Patient and public involvement
There was no patient or public involvement in this study.
Analyses were performed with SAS software, JMP V.9.0 (SAS Institute). Data are presented as number (n), percentage and median. Multigroup ordered variable data comparisons were performed using Kruskal-Wallis test. Univariate comparisons were performed using non-parametric one-way Wilcoxon rank-sum, χ2 or t-test, depending on the statistical distribution. To evaluate risk factors affecting the operating time, logistic regression analysis was performed. The receiver operating characteristic (ROC) curve was used to assess the accuracy of the logistic regression model. P<0.05 was considered statistically significant.
Clinical characteristics and general findings of paediatric CCM cases
The present clinical study comprised 65 paediatric CCM cases diagnosed by ultrasound, CT, MRCP and IOC. Among these 65 patients, there were 25 (38.5%) males and 40 (61.5%) females with CCM. The median age of the patients was 3 years (range 3 months to 13 years). Fifty-two cases were defined as PBM by MRCP with IOC. The morphological subtype of bile duct dilatation was cystic (figure 2) in 40 cases (eight were large cysts descending into the introitus of the pelvis) and fusiform (figure 3) in 25 cases. All 65 cases underwent complete cyst excision and Roux-en-Y hepaticojejunostomy. Twenty-three of these cases were performed using laparoscopic technique, whereas the other 42 cases were performed using conventional open surgery. The median operating time was 215 min (range 120–430 min). Figure 4 and online supplementary table 1 illustrate the distribution of operating time between the four centres, and there was no significant difference in the operating time across centres.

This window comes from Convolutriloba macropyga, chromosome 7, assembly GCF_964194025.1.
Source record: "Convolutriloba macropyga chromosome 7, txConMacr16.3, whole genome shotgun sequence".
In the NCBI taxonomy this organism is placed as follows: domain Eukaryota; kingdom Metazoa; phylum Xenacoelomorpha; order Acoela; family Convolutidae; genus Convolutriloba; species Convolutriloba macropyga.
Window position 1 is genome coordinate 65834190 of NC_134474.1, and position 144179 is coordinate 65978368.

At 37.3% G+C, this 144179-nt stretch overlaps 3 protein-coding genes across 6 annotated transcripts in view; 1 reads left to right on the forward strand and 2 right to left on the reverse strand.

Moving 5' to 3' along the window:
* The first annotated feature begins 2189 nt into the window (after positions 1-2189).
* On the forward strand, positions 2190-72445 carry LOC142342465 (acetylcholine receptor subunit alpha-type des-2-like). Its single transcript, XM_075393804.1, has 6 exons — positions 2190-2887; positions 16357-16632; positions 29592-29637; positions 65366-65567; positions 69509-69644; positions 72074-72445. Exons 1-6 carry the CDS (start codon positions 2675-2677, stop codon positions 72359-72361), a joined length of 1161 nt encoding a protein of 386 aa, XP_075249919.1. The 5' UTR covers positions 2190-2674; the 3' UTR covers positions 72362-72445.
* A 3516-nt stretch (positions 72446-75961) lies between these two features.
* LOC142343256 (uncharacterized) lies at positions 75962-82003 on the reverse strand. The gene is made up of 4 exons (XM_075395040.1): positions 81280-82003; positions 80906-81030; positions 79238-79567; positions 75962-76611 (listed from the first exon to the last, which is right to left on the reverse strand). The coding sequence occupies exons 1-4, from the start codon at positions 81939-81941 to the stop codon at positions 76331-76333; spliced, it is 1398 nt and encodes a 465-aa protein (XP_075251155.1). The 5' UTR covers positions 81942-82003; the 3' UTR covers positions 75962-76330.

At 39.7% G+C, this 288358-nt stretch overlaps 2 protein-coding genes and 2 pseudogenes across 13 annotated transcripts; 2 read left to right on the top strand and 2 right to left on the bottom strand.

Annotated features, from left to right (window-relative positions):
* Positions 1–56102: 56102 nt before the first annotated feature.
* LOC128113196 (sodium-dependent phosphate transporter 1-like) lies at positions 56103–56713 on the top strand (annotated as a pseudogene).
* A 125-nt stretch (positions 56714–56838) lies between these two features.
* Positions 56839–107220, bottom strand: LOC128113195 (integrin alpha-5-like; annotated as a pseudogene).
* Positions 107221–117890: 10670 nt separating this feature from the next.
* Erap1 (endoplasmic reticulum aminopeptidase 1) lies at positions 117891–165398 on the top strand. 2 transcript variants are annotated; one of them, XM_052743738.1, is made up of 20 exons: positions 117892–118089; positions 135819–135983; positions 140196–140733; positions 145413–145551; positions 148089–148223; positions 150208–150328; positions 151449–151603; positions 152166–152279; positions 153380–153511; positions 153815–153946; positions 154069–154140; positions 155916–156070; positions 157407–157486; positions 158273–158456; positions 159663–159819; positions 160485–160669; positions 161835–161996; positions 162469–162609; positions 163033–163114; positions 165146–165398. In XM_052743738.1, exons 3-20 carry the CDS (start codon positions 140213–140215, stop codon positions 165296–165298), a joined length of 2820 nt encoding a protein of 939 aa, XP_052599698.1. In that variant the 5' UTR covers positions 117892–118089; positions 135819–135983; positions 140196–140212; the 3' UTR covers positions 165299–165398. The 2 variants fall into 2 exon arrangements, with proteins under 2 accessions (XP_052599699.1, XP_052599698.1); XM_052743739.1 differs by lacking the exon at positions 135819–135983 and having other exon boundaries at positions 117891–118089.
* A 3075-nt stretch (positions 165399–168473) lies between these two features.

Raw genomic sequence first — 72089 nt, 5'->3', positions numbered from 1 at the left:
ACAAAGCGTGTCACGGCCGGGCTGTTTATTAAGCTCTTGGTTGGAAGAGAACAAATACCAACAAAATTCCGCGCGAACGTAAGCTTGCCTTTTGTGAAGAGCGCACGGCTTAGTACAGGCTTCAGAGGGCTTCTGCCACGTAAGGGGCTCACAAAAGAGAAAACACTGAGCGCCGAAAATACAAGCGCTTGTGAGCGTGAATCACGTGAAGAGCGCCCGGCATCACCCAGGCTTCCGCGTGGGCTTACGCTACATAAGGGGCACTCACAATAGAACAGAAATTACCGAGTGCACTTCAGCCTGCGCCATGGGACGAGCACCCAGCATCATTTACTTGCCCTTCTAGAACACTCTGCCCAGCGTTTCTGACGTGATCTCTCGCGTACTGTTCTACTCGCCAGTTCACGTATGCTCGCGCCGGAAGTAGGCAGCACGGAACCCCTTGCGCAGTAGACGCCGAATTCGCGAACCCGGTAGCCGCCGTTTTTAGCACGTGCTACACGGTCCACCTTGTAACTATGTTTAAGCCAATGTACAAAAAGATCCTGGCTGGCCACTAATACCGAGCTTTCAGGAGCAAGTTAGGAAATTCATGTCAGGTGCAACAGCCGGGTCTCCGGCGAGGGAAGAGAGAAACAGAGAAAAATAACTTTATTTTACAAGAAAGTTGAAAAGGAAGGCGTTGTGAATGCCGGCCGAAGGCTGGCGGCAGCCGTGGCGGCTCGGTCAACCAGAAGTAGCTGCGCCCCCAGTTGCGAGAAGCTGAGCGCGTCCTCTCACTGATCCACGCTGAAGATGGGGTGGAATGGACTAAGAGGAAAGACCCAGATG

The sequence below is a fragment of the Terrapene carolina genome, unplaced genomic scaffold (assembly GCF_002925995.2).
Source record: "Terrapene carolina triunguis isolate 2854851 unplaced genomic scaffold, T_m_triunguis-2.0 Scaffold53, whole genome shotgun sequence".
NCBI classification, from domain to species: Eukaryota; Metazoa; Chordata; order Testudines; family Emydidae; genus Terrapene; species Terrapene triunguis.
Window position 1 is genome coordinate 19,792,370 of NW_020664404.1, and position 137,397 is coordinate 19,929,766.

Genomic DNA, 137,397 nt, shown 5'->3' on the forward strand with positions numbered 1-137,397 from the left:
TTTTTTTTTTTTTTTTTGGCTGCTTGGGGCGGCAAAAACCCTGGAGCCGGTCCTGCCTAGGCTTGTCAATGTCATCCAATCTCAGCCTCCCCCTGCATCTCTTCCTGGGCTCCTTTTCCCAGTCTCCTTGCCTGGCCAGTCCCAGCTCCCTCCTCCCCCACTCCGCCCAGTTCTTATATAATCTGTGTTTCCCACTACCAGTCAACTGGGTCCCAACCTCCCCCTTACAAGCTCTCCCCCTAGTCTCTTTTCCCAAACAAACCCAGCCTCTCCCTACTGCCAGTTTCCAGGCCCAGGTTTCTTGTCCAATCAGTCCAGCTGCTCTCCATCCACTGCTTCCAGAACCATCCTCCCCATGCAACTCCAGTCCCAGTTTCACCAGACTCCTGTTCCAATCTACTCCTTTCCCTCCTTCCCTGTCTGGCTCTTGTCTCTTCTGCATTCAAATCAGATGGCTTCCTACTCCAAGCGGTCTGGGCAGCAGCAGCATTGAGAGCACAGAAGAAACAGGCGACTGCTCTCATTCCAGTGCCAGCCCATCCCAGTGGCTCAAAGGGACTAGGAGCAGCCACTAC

Supplementary file 1
Related risk factors affecting the operating time in paediatric CCM cases
Table 1 depicts a comparison of the clinical characteristics, preoperative complications and surgical methods for the <300 min and ≥300 min operating time groups. Online supplementary table 2 depicts a comparison of the operating time of surgical methods between laparoscopic surgery and open surgery. Univariate analysis revealed that the morphological subtype and the presence of cholecystitis or cholangitis affected the operating time (p<0.05). No other factors were found to affect the operating time. Logistic regression analysis was performed to assess independent predictors that affect the operating time in 65 paediatric CCM cases. Again, the presence of cholangitis was the most important risk factor (table 2). These data agreed with Hosmer and Lemeshow’s goodness-of-fit test (p=0.4191). To further assess the accuracy of logistic regression model for the obtained results, analysis of the ROC curve was performed with the area under the curve at 0.8913 (figure 5).